Distribute federal K-12 aid based on both need and effort. The unfortunate truth is that many states with widely inadequate funding have the economic capacity to address this issue by increasing K-12 revenue, whereas other states put forth relatively strong effort, but their costs are so high (e.g., high poverty student populations) and/or their economies are so small that they cannot meet their students’ needs. For these latter states, federal education aid can serve as a vital bridge to more adequate and equitable funding. We recommend supplemental federal funds be targeted at districts with below adequate funding in states that are either paying their “fair shares” in state and local revenue (i.e., a reasonable minimum effort level) or demonstrate sufficient progress toward meeting this requirement.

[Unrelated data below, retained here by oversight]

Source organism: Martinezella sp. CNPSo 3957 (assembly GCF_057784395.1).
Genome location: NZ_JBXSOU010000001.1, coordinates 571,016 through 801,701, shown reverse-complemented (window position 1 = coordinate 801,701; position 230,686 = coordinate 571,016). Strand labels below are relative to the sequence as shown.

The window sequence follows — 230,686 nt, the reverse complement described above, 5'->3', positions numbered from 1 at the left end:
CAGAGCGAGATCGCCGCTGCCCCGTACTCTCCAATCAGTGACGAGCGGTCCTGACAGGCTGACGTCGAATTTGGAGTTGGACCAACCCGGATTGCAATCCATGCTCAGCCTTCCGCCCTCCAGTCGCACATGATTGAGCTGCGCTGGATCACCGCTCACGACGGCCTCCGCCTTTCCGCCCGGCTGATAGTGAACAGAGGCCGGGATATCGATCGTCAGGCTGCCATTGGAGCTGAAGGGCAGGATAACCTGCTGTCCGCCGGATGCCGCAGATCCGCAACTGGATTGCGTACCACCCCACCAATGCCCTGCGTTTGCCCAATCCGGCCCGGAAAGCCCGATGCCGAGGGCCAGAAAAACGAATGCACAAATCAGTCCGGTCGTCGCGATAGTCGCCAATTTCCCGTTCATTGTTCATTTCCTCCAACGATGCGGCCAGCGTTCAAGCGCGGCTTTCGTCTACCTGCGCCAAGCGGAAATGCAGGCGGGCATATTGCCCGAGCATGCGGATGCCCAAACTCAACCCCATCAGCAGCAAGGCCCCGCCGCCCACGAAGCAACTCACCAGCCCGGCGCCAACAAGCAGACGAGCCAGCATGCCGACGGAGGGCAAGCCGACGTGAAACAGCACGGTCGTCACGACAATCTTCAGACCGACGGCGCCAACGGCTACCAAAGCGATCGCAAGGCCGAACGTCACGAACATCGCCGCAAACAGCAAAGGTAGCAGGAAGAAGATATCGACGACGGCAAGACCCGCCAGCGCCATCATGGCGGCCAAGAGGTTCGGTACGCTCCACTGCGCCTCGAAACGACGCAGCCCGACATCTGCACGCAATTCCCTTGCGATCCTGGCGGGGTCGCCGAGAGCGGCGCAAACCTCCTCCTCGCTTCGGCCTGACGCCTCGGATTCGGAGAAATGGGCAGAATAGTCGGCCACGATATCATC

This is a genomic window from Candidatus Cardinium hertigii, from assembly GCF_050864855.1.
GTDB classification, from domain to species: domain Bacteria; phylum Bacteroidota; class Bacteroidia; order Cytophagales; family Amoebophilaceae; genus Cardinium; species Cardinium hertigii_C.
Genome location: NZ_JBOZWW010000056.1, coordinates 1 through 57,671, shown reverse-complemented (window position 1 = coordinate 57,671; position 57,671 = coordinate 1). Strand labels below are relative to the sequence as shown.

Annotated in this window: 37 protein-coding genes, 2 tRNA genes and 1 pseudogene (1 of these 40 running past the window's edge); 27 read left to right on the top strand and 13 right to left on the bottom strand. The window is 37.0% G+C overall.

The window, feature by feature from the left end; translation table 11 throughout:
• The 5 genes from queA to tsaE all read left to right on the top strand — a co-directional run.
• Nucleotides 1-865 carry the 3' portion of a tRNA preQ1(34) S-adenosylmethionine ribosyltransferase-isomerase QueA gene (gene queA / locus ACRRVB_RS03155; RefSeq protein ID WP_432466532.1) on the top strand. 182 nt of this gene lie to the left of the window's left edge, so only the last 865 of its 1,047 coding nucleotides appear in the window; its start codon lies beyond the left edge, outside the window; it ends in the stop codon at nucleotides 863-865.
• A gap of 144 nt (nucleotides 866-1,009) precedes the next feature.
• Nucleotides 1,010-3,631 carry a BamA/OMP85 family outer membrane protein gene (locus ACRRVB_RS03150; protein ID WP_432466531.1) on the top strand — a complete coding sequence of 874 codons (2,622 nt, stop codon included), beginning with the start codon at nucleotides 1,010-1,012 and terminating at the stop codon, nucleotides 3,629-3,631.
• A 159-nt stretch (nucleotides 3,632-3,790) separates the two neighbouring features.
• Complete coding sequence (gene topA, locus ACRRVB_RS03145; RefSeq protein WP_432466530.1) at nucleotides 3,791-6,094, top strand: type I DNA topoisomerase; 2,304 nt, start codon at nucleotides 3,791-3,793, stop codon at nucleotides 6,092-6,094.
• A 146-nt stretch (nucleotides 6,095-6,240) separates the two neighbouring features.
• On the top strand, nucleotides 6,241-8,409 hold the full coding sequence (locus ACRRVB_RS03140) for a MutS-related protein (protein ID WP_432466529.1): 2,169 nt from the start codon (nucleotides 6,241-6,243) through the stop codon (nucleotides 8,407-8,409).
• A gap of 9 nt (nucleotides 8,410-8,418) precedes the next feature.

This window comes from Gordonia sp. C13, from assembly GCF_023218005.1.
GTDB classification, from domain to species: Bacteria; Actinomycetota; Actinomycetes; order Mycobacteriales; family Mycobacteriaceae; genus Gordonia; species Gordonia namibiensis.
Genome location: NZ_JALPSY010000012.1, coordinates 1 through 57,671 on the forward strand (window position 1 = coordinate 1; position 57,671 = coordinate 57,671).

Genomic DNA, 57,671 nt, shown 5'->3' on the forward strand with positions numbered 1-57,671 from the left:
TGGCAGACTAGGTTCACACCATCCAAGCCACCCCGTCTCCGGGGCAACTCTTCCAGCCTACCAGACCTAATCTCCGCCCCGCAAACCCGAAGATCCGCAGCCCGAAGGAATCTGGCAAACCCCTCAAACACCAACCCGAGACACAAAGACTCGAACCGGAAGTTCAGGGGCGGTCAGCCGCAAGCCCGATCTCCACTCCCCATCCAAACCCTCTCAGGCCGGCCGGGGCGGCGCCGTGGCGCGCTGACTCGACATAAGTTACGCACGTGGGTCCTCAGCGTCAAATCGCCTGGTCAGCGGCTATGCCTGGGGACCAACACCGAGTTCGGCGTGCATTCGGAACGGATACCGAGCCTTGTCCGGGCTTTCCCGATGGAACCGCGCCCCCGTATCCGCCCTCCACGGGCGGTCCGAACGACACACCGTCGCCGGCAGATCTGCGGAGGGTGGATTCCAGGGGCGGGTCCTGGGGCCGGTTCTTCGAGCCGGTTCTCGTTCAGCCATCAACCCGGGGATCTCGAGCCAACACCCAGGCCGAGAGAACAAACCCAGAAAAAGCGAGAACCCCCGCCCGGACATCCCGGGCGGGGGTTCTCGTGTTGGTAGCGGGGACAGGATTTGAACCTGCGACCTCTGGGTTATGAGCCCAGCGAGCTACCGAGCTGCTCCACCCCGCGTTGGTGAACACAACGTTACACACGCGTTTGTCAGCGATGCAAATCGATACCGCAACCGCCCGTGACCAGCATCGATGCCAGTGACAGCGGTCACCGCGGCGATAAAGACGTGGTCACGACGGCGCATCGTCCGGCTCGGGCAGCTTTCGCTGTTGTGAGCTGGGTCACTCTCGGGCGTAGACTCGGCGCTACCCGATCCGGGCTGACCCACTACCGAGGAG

Enhance federal monitoring of school funding adequacy, equity, and efficiency. We propose that the U.S. Department of Education establish a national effort to analyze the adequacy and equity of states’ systems, and provide guidance to states as to how they might improve their systems. This would include estimation and publication of measures such as wage adjustment indices and compilations of nationally-normed outcome measures, annual estimates from cost models such as the one used in this report, and periodic (e.g., five-year) evaluations of adequacy and equity in states’ finance systems. It should also include the evaluation of the efficiency of state and local spending, as well as funding of evaluations of specific policies and practices on which new funding might be spent.